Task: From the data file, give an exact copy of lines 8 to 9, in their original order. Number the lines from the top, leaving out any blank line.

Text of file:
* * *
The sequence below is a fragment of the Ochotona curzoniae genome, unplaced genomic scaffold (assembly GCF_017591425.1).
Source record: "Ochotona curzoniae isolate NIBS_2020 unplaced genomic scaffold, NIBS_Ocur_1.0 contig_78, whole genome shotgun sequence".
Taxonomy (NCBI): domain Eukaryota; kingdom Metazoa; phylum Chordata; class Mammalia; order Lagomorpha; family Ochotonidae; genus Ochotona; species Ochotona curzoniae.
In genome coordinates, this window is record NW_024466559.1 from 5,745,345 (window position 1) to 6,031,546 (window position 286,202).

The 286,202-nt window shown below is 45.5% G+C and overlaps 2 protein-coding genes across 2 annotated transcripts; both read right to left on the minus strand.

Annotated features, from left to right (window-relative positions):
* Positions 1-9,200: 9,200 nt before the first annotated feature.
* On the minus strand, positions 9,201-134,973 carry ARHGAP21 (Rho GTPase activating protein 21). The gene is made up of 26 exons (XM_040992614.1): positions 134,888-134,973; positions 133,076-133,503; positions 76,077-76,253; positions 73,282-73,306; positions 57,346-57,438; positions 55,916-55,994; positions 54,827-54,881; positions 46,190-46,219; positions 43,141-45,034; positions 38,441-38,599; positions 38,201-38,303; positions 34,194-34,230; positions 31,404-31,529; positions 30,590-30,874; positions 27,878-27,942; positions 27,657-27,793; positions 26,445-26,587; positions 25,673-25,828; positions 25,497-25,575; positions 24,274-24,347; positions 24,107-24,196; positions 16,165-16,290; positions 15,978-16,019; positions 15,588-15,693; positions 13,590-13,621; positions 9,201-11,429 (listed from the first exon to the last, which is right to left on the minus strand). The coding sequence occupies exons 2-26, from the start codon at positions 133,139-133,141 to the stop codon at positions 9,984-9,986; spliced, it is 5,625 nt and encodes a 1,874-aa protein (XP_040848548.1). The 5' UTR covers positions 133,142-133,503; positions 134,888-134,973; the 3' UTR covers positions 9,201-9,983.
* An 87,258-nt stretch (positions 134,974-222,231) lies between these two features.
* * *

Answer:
* On the minus strand, positions 9,201-134,973 carry ARHGAP21 (Rho GTPase activating protein 21). The gene is made up of 26 exons (XM_040992614.1): positions 134,888-134,973; positions 133,076-133,503; positions 76,077-76,253; positions 73,282-73,306; positions 57,346-57,438; positions 55,916-55,994; positions 54,827-54,881; positions 46,190-46,219; positions 43,141-45,034; positions 38,441-38,599; positions 38,201-38,303; positions 34,194-34,230; positions 31,404-31,529; positions 30,590-30,874; positions 27,878-27,942; positions 27,657-27,793; positions 26,445-26,587; positions 25,673-25,828; positions 25,497-25,575; positions 24,274-24,347; positions 24,107-24,196; positions 16,165-16,290; positions 15,978-16,019; positions 15,588-15,693; positions 13,590-13,621; positions 9,201-11,429 (listed from the first exon to the last, which is right to left on the minus strand). The coding sequence occupies exons 2-26, from the start codon at positions 133,139-133,141 to the stop codon at positions 9,984-9,986; spliced, it is 5,625 nt and encodes a 1,874-aa protein (XP_040848548.1). The 5' UTR covers positions 133,142-133,503; positions 134,888-134,973; the 3' UTR covers positions 9,201-9,983.
* An 87,258-nt stretch (positions 134,974-222,231) lies between these two features.